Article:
Green-light emitting device including quaternary quantum well on vicinal c-plane

Example embodiments relate to a green-light emitting device including a quaternary quantum well on a vicinal c-plane. The light-emitting device includes a substrate having a vicinal c-plane surface and a light-emitting layer on the vicinal c-plane surface of the substrate. The light-emitting layer includes a quantum well layer of AlxInyGa1-x-yN and quantum barrier layers of InzGa1-zN disposed on and under the quantum well layer respectively, and 0<x<1, 0<y<1, and 0<z<1.

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Description

RELATED APPLICATION

This application claims priority from Korean Patent Application No. 10-2014-0109044, filed on Aug. 21, 2014, in the Korean Intellectual Property Office, the disclosure of which is incorporated herein in its entirety by reference.

BACKGROUND

1. Field

Example embodiments relate to a green light-emitting device including a quaternary quantum well on a vicinal c-plane.

2. Description of the Related Art

A light-emitting device including a light-emitting layer formed of a Group-III nitride material such as GaN, AlN, InN, or the like emits bright light from an infrared light wavelength spectrum to green light wavelength spectrum. However, in such a light-emitting device, an internal electric field is typically formed, which is caused by a spontaneous polarization field depending on a direction of a crystallographic axis and a polarization field induced by strain generated due to a lattice constant difference with a substrate. The spontaneous polarization field is generally strongest when the direction of the crystallographic axis is <0001> (that is, a polar direction), and the strength of the spontaneous polarization field decreases in a non-polar direction (that is, an m-plane). As electrons and holes are spatially separated due to the internal electric field, a light-emission coupling rate decreases, thus degrading the performance of the light-emitting device. In particular, an InGaN-based quantum well light-emitting device has low light-emission efficiency with respect to a green wavelength.

To reduce the internal electric field, a light-emitting layer may be grown in a non-polar direction or semi-polar direction of a growth substrate. In addition, a miscut substrate may be used to reduce the internal electric field.

SUMMARY

Example embodiments relate to a light-emitting device including a quaternary quantum grown on a vicinal c-plane to improve a light-emitting efficiency of green light.

Additional example embodiments will be set forth in part in the description which follows and, in part, will be apparent from the description, or may be learned by practice of the example embodiments.

According to at least one example embodiment, a light-emitting device includes a substrate having a vicinal c-plane surface and a light-emitting layer on the vicinal c-plane surface of the substrate, in which the light-emitting layer comprises a quantum well layer of AlxInyGa1-x-yN and quantum barrier layers of InzGa1-zN disposed on and under the quantum well layer respectively, and wherein 0<x<1, 0<y<1, and 0<z<1.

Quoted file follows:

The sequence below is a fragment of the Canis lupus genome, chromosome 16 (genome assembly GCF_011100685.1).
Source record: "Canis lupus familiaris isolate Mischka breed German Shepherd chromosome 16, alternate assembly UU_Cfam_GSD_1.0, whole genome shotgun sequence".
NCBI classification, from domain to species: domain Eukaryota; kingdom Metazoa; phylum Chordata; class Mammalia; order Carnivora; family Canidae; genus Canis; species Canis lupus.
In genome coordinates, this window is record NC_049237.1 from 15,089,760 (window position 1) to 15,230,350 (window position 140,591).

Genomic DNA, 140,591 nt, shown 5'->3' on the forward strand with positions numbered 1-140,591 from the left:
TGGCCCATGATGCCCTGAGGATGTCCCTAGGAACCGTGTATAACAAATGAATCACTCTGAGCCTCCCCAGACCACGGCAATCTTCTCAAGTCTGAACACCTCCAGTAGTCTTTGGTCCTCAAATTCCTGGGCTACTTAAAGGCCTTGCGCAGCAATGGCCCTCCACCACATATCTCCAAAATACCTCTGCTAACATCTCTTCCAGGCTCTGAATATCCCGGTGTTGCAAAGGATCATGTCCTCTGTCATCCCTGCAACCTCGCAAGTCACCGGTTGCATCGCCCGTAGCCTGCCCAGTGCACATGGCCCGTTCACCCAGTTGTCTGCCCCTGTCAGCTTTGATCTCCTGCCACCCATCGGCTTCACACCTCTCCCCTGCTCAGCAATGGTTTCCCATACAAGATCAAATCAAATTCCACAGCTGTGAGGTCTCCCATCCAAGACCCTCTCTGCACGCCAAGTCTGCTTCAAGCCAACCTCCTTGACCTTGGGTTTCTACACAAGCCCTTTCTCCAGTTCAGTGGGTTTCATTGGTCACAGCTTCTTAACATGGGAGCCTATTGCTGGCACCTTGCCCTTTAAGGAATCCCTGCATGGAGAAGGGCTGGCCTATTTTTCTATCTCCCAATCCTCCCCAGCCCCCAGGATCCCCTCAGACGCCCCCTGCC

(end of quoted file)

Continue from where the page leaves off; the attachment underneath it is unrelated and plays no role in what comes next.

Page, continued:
The substrate may be inclined in a range from about 10° to about 40° with respect to a c-axis.

Compositions x, y, and z may be values that allow an internal electric field of the light-emitting device to be equal to 0 or to be close to 0.

The composition x may be in a range from about 0.1 to about 0.4, the composition y may be in a range from about 0.3 to 0.5, and the composition z may be in a range from about 0.25 to 0.35.

The light-emitting device may include a green-light emitting device.

The substrate may include a silicon substrate and may have a wurtzite structure.

The substrate may include sapphire, GaN, SiC, AlN or BN.

BRIEF DESCRIPTION OF THE DRAWINGS

These and/or other example embodiments will become apparent and more readily appreciated from the following description, taken in conjunction with the accompanying drawings in which:

FIG. 1 is a cross-sectional view schematically illustrating a structure of a green light-emitting device including a quaternary quantum well on a vicinal c-plane, according to an example embodiment;

FIG. 2 schematically illustrates a structure of a miscut substrate according to an example embodiment;

FIG. 3 is a cross-sectional view schematically illustrating a structure of a green light-emitting device including a quaternary quantum well on a vicinal c-plane, according to another example embodiment;

FIG. 4 is a graph showing a band gap corresponding to a quantum well layer composition of a light-emitting device, according to an example embodiment;

FIG. 5 is a graph showing a calculation result of a change in an internal electric field with respect to a miscut angle of a light-emitting structure having an AlInGaN/InGaN quantum well structure, according to an example embodiment; and

FIG. 6 is a graph showing a calculation result of a spontaneous emission coefficient of a light-emitting structure having an AlInGaN/InGaN quantum well structure, according to an example embodiment.

DETAILED DESCRIPTION